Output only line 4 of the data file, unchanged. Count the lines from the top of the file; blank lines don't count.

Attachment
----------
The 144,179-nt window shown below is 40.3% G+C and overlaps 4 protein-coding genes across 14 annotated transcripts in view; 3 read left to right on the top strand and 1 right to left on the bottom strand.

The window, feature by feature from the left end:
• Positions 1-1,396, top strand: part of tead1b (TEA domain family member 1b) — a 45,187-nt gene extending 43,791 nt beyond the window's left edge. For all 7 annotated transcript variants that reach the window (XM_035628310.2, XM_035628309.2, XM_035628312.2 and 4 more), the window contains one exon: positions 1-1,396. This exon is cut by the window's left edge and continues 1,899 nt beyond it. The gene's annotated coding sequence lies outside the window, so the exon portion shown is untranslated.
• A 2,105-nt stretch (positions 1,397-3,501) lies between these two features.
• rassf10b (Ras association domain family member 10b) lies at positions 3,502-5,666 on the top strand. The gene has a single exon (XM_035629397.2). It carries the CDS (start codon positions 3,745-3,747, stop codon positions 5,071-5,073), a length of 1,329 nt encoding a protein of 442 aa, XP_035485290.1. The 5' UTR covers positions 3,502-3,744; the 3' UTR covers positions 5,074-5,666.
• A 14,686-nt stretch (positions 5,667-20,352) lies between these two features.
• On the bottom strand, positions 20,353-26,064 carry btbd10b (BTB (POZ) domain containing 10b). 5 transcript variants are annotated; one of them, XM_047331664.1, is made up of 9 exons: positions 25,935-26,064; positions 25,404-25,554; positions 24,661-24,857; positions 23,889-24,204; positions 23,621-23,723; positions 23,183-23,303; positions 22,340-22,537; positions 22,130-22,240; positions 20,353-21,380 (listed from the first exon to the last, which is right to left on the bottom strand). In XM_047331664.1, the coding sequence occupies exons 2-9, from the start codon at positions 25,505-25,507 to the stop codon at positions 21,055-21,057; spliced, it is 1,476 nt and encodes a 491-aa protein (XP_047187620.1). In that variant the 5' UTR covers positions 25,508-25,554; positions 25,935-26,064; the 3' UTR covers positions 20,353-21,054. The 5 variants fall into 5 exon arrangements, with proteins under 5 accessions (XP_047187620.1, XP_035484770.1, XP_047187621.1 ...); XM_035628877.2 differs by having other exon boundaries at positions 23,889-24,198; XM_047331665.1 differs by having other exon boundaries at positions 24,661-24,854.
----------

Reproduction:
• A 2,105-nt stretch (positions 1,397-3,501) lies between these two features.